Fonterra’s farmers have now received their voting papers and associated information about constitutional changes to allow share trading amongst farmer. There is plenty to read. There is a Capital Structure Booklet of 28 pages, and the Constitution Booklet of 85 pages. The vote takes place on 30 June.
I am confident that these proposals will be passed. I have a $10 bet with a Taieri dairy farmer that the ‘yes’ vote will be less than 90%, but I could be wrong. I am very confident it will be over the required minimum of 75%.
Farmers will vote for it for several reasons, despite very few of them having the fortitude to read the fine print. One reason is that there has been extensive consultation, and both the Board and the Shareholders Council are supporting them. Quite clearly, Fonterra has learned from the fiasco of the 2008 proposals.
A second reason is that farmers are in general comfortable that they will maintain control. If there are any doubts in famers minds it will be because the proposals are very complex.
I have previously expressed three reservations. The first is that Fonterra has oversold the extent to which the redemption risk will be overcome. I still consider this to be the case, but I note that the final proposal does leave it to the Board’s discretion as to how long it can take to bring the total number of investment (dry) shares back to the 25% limit. Having that discretion could prove fundamental to avoiding the need to redeem shares, although that could be at the cost of a decline in the share price.
My second reservation is that I would have liked more details of the milk price calculations to be ‘set in stone’. Instead, these rules are set out in the Milk Price Manual which can be changed by the Board. Part A of the Manual is public, but Part B is confidential. I remain uncomfortable that the Manual uses words such as ‘fair’, because what one person thinks is fair is not the same as what another thinks. And let’s be quite clear: in the new trading environment different farmers will be wanting different outcomes from the accounting decisions that influence what is called ‘milk price’ and what is called ‘distributable profit’. Fonterra’s perspective is that they have all of the necessary procedures in place to ensure fairness. Nevertheless, my hunch is that somewhere down the track there will be tensions, justified or otherwise, over the details of milk pricing.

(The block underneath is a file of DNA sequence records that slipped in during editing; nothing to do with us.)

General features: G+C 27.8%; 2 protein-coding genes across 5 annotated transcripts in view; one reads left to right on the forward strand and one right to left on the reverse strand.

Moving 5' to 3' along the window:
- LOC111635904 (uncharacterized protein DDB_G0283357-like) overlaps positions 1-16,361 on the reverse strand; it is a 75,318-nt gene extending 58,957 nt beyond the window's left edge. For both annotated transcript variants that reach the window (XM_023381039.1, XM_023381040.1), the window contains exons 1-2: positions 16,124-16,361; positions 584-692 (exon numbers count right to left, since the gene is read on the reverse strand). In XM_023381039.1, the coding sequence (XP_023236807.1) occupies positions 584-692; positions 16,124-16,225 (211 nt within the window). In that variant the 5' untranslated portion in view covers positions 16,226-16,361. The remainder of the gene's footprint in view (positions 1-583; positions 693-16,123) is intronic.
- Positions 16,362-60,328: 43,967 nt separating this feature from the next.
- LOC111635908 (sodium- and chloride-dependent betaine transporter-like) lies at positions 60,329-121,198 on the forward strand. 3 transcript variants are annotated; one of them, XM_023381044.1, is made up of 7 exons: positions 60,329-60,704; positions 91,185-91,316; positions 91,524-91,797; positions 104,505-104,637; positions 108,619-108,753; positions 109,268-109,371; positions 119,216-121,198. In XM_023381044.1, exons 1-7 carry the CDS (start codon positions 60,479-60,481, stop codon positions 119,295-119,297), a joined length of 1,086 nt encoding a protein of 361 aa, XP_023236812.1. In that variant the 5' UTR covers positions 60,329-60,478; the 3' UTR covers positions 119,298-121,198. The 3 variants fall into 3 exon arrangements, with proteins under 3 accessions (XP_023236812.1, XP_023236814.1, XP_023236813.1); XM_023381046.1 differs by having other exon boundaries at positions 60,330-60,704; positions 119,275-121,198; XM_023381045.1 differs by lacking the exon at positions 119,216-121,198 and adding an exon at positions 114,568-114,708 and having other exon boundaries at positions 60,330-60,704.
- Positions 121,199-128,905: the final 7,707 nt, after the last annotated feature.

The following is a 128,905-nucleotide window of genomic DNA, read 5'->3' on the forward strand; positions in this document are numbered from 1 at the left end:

My third reservation is that I think farmers perceive the trading market as a genuine non manipulated market. They are underestimating the impact that Fonterra’s ongoing decisions about selling more shares into the market, and perhaps redeeming shares, are going to have on the market price of those shares.
I have also commented previously that with a scheme as complex as this there are almost certainly going to be some unintended consequences. I think Fonterra also recognises this, and that is why the constitutional changes are framed so as to leave considerable discretion with directors as to the final implementation.
On the other side of the ledger, there is no doubt that the proposal, if accepted, will lead to a modest improvement of Fonterra’s balance sheet. It won’t provide the framework for the forty billion dollar company envisioned when Fonterra was formed. But it will help avoid a recurrence of the situation of late 2008 when Fonterra, with a very weak balance sheet, was really struggling to find the cash that it needed to pay its suppliers.
In many ways, passing the constitutional amendments will be just the first step in the share trading journey. Fonterra will never again be quite the same. It will have moved from a position where essentially all of its members had an alignment of interests, based on everyone supplying capital in proportion to production, and where it didn’t really matter what was called ‘milk price’ and what was called ‘profit’. In the new Fonterra, farmers will face a new set of investment decisions, and different farmers will head down different paths.